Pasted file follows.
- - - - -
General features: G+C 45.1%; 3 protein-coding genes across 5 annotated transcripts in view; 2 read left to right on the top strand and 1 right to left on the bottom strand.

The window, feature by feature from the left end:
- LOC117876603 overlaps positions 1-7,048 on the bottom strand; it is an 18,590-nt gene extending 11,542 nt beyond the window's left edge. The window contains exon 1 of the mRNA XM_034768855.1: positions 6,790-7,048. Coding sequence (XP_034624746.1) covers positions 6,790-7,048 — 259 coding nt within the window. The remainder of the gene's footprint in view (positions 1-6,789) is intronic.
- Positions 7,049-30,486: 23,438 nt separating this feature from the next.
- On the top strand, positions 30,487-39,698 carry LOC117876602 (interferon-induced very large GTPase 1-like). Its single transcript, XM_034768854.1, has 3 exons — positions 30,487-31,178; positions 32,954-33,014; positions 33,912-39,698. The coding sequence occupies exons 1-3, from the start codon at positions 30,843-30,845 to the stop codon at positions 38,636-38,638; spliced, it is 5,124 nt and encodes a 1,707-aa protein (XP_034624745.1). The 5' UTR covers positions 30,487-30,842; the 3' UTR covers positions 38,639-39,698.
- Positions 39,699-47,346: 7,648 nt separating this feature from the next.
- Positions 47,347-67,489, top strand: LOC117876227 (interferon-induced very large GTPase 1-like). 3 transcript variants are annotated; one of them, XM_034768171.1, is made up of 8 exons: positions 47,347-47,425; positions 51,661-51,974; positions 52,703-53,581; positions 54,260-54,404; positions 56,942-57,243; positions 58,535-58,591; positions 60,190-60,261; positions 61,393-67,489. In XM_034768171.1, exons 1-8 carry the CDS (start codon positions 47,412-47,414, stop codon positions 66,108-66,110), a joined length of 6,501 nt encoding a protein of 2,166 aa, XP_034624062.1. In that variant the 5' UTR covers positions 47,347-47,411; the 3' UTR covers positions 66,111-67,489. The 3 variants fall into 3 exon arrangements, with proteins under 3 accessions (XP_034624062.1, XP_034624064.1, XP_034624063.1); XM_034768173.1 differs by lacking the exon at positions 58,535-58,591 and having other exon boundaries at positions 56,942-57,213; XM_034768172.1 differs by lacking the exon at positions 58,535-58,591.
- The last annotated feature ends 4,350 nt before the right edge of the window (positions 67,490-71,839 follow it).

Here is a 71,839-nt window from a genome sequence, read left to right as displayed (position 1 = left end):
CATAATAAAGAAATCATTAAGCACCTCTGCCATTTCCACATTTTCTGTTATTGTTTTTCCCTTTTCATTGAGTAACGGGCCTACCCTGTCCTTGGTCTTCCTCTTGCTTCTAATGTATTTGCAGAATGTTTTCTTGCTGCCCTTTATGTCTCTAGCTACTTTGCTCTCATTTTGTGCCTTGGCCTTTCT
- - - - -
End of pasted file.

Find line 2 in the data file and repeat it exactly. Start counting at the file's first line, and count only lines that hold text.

The window, feature by feature from the left end: